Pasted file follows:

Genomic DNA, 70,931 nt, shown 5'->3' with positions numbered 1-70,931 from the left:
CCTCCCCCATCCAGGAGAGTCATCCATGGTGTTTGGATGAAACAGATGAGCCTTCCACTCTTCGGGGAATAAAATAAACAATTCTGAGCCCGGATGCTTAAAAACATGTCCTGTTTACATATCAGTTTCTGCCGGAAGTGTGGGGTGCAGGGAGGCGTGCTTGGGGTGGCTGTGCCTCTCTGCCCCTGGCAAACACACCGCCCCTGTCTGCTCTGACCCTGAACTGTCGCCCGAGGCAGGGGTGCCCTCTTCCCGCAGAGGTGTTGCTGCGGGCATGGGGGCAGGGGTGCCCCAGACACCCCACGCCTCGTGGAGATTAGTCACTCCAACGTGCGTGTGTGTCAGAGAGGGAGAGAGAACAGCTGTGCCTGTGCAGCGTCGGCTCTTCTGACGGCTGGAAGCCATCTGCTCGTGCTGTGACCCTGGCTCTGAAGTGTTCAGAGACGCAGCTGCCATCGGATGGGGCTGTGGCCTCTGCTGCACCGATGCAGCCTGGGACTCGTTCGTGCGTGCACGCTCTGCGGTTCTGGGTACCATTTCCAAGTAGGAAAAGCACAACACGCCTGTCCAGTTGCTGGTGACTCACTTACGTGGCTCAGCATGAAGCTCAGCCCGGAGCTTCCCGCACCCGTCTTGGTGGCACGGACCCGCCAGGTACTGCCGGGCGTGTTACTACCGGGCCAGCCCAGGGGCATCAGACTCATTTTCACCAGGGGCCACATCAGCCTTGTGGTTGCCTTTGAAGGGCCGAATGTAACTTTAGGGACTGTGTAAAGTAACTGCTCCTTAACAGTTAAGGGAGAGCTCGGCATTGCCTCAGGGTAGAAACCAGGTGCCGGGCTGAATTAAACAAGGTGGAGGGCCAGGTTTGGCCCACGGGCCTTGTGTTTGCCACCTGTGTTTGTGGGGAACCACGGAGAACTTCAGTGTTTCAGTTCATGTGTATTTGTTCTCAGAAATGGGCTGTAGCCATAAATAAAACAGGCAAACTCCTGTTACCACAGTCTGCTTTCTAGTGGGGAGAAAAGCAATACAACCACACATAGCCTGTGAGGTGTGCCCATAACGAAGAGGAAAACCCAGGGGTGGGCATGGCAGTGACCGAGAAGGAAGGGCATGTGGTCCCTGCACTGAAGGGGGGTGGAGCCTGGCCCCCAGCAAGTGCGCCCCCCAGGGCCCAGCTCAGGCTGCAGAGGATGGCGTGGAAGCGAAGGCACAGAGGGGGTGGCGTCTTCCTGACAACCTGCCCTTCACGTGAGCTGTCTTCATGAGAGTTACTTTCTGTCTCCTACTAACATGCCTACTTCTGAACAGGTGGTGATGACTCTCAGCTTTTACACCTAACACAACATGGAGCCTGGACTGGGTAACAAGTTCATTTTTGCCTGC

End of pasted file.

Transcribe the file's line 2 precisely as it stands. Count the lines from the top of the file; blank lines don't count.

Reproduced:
CCTCCCCCATCCAGGAGAGTCATCCATGGTGTTTGGATGAAACAGATGAGCCTTCCACTCTTCGGGGAATAAAATAAACAATTCTGAGCCCGGATGCTTAAAAACATGTCCTGTTTACATATCAGTTTCTGCCGGAAGTGTGGGGTGCAGGGAGGCGTGCTTGGGGTGGCTGTGCCTCTCTGCCCCTGGCAAACACACCGCCCCTGTCTGCTCTGACCCTGAACTGTCGCCCGAGGCAGGGGTGCCCTCTTCCCGCAGAGGTGTTGCTGCGGGCATGGGGGCAGGGGTGCCCCAGACACCCCACGCCTCGTGGAGATTAGTCACTCCAACGTGCGTGTGTGTCAGAGAGGGAGAGAGAACAGCTGTGCCTGTGCAGCGTCGGCTCTTCTGACGGCTGGAAGCCATCTGCTCGTGCTGTGACCCTGGCTCTGAAGTGTTCAGAGACGCAGCTGCCATCGGATGGGGCTGTGGCCTCTGCTGCACCGATGCAGCCTGGGACTCGTTCGTGCGTGCACGCTCTGCGGTTCTGGGTACCATTTCCAAGTAGGAAAAGCACAACACGCCTGTCCAGTTGCTGGTGACTCACTTACGTGGCTCAGCATGAAGCTCAGCCCGGAGCTTCCCGCACCCGTCTTGGTGGCACGGACCCGCCAGGTACTGCCGGGCGTGTTACTACCGGGCCAGCCCAGGGGCATCAGACTCATTTTCACCAGGGGCCACATCAGCCTTGTGGTTGCCTTTGAAGGGCCGAATGTAACTTTAGGGACTGTGTAAAGTAACTGCTCCTTAACAGTTAAGGGAGAGCTCGGCATTGCCTCAGGGTAGAAACCAGGTGCCGGGCTGAATTAAACAAGGTGGAGGGCCAGGTTTGGCCCACGGGCCTTGTGTTTGCCACCTGTGTTTGTGGGGAACCACGGAGAACTTCAGTGTTTCAGTTCATGTGTATTTGTTCTCAGAAATGGGCTGTAGCCATAAATAAAACAGGCAAACTCCTGTTACCACAGTCTGCTTTCTAGTGGGGAGAAAAGCAATACAACCACACATAGCCTGTGAGGTGTGCCCATAACGAAGAGGAAAACCCAGGGGTGGGCATGGCAGTGACCGAGAAGGAAGGGCATGTGGTCCCTGCACTGAAGGGGGGTGGAGCCTGGCCCCCAGCAAGTGCGCCCCCCAGGGCCCAGCTCAGGCTGCAGAGGATGGCGTGGAAGCGAAGGCACAGAGGGGGTGGCGTCTTCCTGACAACCTGCCCTTCACGTGAGCTGTCTTCATGAGAGTTACTTTCTGTCTCCTACTAACATGCCTACTTCTGAACAGGTGGTGATGACTCTCAGCTTTTACACCTAACACAACATGGAGCCTGGACTGGGTAACAAGTTCATTTTTGCCTGC